In such a way, the main character fully realizes the extent to which the society is hostile to himself and he is actually alien in this world of humans which he would readily abandon and, instead, he would rather prefer an interesting book without end to the hostile and predatory human society whose rules he cannot accept and neither the society can accept his humanistic ideals.

Martel, Yann. Life of Pi. New York: Random House, 2002.

“Reading in the Dark” by Seamus Deane

Seamus Deane is considered to be an Irish writer that continues traditions of his predecessors. In this respect, his novel “Reading in the Dark” seems to be particularly noteworthy because the author skillfully depicts the narrator growing up and revealing the secrets of his family. In fact, the novel represents quite a kind of combination where the events of the personal life of the main characters are closely interlinked with the historical events. It should be said that the author depicts quite a turbulent period in the life of the main character and his country. At the same time, it is really interesting to trace how the personality of the narrator is shaped in the course of the novel under the impact of his surrounding and the new facts he learns about his family’s past. On the other hand, the narrator seems to be not just a thoughtless recipient of the external influences but he is rather an individual that tends to find his own way in life and attempts to have his own point of view on every event and every issue of the present as well as the past.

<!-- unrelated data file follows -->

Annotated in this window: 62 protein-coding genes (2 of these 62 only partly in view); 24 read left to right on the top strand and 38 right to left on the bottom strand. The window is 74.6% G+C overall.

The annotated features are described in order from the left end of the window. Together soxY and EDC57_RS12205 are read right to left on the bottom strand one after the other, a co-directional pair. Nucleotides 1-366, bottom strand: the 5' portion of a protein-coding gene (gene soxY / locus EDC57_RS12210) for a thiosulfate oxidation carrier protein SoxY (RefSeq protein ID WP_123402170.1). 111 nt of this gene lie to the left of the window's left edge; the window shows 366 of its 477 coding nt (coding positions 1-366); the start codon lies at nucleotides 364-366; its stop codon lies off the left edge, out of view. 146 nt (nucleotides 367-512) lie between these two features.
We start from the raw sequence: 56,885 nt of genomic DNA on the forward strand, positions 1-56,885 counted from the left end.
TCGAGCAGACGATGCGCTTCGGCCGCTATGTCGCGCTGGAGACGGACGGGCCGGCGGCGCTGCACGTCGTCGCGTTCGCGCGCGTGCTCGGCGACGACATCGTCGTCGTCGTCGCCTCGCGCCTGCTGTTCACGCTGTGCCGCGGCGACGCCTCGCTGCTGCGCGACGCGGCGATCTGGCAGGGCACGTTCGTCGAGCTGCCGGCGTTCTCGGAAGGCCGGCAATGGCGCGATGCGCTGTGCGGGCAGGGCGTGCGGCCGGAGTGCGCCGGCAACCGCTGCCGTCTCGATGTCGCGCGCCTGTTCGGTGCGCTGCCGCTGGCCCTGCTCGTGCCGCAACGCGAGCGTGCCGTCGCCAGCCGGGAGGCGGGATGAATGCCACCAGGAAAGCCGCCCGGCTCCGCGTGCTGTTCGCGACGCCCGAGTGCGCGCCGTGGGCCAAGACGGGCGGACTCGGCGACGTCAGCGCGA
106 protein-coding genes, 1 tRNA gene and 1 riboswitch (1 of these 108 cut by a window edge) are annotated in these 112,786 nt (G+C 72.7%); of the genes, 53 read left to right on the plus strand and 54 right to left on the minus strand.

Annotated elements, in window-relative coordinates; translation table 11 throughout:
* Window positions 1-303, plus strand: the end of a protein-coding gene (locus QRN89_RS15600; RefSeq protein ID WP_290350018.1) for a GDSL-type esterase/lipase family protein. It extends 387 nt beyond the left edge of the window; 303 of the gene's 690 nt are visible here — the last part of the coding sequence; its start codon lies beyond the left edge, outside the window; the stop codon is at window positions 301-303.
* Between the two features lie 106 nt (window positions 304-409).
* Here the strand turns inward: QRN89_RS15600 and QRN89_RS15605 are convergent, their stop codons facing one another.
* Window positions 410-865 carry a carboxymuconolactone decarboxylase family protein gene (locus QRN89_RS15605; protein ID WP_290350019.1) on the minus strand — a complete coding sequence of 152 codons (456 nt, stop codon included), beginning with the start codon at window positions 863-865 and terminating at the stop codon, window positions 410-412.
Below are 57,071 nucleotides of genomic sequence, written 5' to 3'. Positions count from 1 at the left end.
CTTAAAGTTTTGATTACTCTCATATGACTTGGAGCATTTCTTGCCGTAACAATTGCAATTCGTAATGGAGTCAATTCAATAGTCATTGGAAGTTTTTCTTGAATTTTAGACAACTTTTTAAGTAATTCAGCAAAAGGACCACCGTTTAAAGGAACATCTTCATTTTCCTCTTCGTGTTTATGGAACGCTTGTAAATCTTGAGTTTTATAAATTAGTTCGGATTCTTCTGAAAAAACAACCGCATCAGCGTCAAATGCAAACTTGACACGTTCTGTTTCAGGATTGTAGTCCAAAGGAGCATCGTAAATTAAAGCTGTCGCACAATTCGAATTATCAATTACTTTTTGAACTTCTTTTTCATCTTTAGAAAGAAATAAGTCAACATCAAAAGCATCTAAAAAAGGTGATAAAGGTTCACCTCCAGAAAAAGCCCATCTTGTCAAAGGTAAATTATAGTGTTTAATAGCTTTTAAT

First of all, it should be said that the novel is build as a narration of the boy who steadily grows up and learns more and more about his own family and its past. In the mean time, his own views are shaped and he attempts to evaluate all the facts he learns as his relatives are not simply unwillingly they strongly oppose to his desire to learn more about his family and its past. This is why there exist a serious distance between the narrator and other characters. For instance, it is quite a symbolic episode when the narrator recalls the episode from his early childhood when readers actually first meet his mother who is on the landing in their house. When the boy is on the tenth stair-step going up and says: “I could have touched her” but his mother stops him saying: “Don’t move… There’s something there between us. A shadow. Don’t move” (Deane). It should be said that this conversation is really important because it perfectly characterizes the relationship between the boy and his mother as well as other relatives. In fact, the invisible shadow always exists between the narrator and his relatives. This is a kind of unsurpassable barrier between him and his social environment.